Hire a Supportive Care Provider
Some may think it odd that hiring a supportive care provider is third on this post about planning for a VBAC. However, I think it’s near impossible to make an informed decision on a care provider without first picking the brains of women in an ICAN group or a handful of doulas.
So often women choose a care provider because “they’ve heard good things” or “all their friends use them” which may work just fine. But when planning for a VBAC, it’s important to not leave the choice of care provider up to chance, but consider it carefully as it’s one of the biggest influencing factors in your next birth’s outcome.
I suggest interviewing 2-3 carefully chosen care providers either before pregnancy or in the first trimester. Here are a few questions to ask on your interviews.
- What is your philosophy about VBAC?
- How have you supported VBAC?
- What’s your best advice to someone planning for a VBAC?
- What makes this practice more or less supportive of VBAC?
- What are your VBAC success rates?
- How often do you attend VBACs?
- Do your colleagues practice with the same opinion and beliefs?
- What will be different about a VBAC labor compared to a first time mom’s?
- What tests, procedures and protocol should a VBAC patient expect?
For some women there are no local ICAN chapter meetings. No doulas. And no supportive care providers of VBAC. Because of this for many it likely means a repeat cesarean, but this doesn’t necessarily have to be the case.
Another option, because there are usually other options, is to consider traveling to a place that offers and supports a women’s right to a safe and satisfying VBAC.
I know several women that have traveled OUT of my community and several women who have traveled INTO my community to increase their chances of having the birth they were hoping for. I have even heard of women leaving particular countries to do the same.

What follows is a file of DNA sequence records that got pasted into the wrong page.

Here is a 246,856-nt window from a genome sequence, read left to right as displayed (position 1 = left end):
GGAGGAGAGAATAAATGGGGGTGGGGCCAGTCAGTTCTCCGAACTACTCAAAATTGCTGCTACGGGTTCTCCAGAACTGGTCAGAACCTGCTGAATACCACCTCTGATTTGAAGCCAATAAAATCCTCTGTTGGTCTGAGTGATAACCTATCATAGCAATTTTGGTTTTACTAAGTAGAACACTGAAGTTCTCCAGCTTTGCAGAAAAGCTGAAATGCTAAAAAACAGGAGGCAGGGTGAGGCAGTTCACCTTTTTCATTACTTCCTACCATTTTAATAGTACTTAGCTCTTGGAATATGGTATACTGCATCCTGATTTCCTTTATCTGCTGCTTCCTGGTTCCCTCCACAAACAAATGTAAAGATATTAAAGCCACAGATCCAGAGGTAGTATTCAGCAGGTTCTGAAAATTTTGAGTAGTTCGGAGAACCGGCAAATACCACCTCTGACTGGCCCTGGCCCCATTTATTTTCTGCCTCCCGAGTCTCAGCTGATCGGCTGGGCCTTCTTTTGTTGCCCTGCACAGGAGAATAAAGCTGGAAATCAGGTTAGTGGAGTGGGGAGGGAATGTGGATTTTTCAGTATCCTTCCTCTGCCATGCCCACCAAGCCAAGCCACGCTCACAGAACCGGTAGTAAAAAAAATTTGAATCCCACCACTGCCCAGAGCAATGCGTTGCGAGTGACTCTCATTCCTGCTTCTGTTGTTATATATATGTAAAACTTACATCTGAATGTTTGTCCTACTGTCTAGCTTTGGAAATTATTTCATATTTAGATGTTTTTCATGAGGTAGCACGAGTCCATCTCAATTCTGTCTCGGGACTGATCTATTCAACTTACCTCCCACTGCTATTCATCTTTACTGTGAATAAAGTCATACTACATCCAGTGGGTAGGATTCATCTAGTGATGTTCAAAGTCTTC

Does traveling to give birth sound drastic? Well for these women, compromising and giving birth in a manner in which they didn’t see fit was more drastic than the inconveniences of travel.
If you do not have the support and resources to give birth in the most safe and satisfying way, consider traveling. It may be worth it!
More Tips: Planning for a VBAC
If you are just beginning your VBAC journey don’t stop here! For more VBAC tips, head on over here to read 10 Proven Tips for a Successful VBAC.
Prepare for a Cesarean
Part of the journey of planning for a VBAC is to also Prepare for a Cesarean Without Expecting One. If you’re wondering what a more family friendly cesarean looks like, consider reading about a Gentle C Section: How to Experience a Gentle Cesarean.
Read VBAC Books
If you’re a voracious reader, you’ll enjoy this book list: VBAC Books for Planning a VBAC Birth. Happy reading!
Planning for a VBAC in Your Community
When planning for a VBAC one of the best things a woman can do to is to plug into various micro-communities within her city for information, planning and support. Consider the following to increase the chances of a safe and satisfying vaginal delivery after cesarean.
- Attend a Local ICAN Chapter Meeting
- Interview Doulas
- Hire a Supportive Care Provider
- Consider Traveling
Talk to Me!
What else does a woman need to consider when planning for a VBAC in her community? Leave me a comment and let me know!